It’s been just over a week since Der Spiegel broke their story about the impending Super League. On the eighth day, Cardiff and Brighton produced a thumper of a match in South Wales to stir the senses. It was rough and tumble, came replete with an awful tackle and a very obvious sending off, and finished on a bicycle kick from a centre-half and last-minute winner which might have broken the net.
That’s football. The match as a spectacle was lacking, clearly, but right there, in those wild, uninhibited Cardiff celebrations was the game’s reason for being. It was ninety-five minutes of attrition which wasn’t always easy on the eyes, but isn’t that often the best way: when watching a match is a struggle, but when it comes with a dramatic pay-off as reward for that endurance.
This, then, is what would be lost. Those scenes at the end were derived from Cardiff’s status in the Premier League and the unlikelihood of their eventual survival. Consider the alternative, in which relegation no longer exists, all teams are free to plan their financial futures twenty years at a time, and what, really, is left? Where would the desperation come from, the urgency? The reason to even celebrate?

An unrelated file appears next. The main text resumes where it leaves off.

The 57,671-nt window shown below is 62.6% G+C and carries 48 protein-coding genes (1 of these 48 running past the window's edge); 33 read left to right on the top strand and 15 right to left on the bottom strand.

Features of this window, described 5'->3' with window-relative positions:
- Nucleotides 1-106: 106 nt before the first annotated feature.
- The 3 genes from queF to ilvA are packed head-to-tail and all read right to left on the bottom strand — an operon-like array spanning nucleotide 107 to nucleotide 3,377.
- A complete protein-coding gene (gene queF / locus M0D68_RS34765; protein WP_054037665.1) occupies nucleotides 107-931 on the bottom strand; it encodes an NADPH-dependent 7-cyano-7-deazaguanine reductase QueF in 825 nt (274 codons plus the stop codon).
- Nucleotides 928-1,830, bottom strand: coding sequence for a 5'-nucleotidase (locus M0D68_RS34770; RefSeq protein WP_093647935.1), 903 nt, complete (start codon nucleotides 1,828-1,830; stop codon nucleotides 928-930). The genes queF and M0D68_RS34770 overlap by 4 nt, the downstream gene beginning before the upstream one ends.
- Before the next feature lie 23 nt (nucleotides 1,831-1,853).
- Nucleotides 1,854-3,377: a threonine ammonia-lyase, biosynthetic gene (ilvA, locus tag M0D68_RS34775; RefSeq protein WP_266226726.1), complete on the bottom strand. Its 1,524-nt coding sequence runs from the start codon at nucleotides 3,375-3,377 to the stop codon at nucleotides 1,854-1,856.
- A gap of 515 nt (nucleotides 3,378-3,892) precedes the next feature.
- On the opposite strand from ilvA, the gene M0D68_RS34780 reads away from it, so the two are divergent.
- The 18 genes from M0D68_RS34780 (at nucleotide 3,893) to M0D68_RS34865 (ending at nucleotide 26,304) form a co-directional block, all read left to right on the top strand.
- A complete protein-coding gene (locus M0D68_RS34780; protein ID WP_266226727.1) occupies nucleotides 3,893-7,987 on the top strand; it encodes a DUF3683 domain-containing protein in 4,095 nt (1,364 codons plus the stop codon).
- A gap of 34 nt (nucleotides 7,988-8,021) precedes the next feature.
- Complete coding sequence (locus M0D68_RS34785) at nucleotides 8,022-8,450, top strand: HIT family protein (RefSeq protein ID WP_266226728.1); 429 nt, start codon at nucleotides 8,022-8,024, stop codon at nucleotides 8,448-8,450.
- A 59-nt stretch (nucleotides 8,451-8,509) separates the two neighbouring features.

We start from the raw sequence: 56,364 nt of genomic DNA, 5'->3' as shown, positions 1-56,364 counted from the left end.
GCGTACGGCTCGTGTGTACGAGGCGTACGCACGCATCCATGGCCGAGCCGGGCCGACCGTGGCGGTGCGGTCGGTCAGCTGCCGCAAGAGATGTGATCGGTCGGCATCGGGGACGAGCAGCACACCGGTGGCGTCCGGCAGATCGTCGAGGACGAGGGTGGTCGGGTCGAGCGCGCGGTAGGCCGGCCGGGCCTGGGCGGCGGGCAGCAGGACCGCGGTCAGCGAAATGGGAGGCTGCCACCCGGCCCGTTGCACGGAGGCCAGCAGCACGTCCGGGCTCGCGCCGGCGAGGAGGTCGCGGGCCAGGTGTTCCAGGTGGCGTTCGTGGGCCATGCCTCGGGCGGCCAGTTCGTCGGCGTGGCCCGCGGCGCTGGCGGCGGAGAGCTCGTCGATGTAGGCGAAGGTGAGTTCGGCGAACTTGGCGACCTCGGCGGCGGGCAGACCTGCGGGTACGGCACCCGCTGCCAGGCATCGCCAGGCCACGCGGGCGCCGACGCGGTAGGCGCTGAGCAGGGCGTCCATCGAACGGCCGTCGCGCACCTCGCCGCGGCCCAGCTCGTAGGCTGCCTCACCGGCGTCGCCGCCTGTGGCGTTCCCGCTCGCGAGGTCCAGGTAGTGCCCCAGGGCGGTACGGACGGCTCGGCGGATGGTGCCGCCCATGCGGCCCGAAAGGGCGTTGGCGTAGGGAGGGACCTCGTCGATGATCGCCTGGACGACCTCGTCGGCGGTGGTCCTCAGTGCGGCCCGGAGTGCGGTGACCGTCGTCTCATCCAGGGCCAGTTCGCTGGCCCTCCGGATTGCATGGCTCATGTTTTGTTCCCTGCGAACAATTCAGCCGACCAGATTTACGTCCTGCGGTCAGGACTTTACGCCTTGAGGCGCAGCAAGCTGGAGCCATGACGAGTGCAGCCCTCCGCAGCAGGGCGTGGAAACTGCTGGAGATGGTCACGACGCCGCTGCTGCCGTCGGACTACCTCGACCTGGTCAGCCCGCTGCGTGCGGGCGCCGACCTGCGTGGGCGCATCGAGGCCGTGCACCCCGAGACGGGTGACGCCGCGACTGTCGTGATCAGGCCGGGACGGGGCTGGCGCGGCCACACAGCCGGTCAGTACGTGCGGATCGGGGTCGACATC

What about the compulsion to keep watching. If nothing were at stake, what neutral would have bothered waiting for Sol Bamba’s winner? Entertainment may be a virtue in professional sports, but it’s often overstated. The real joy – or pain – comes in knowing that a fine line exists between winning and losing and that there are real consequences of finishing on either side.
In a Super League, there would be no equivalent. Neymar might score a last-minute goal and celebrate with some self-glorifying prance, but what would it all be in aid of? The head-coach may even dance down the touchline as Neil Warnock did today, but he’ll be earning £10m a year and his squad will have been assembled at the cost of a small country’s GDP. Where’s the emotional resonance in that.
So people sneer at teams like Cardiff. They get referred to as the game’s “great unwashed” (Bruce Buck) and treated as an inconvenience by clubs who see the sport only as a vehicle for their commercial aims. But football needs them, needs its underdogs and needs – yes – even matches that looked like the one played today.
The game won’t realise that until they’re gone, though, or until they’ve been pushed off-stage to protect all the things which don’t actually matter.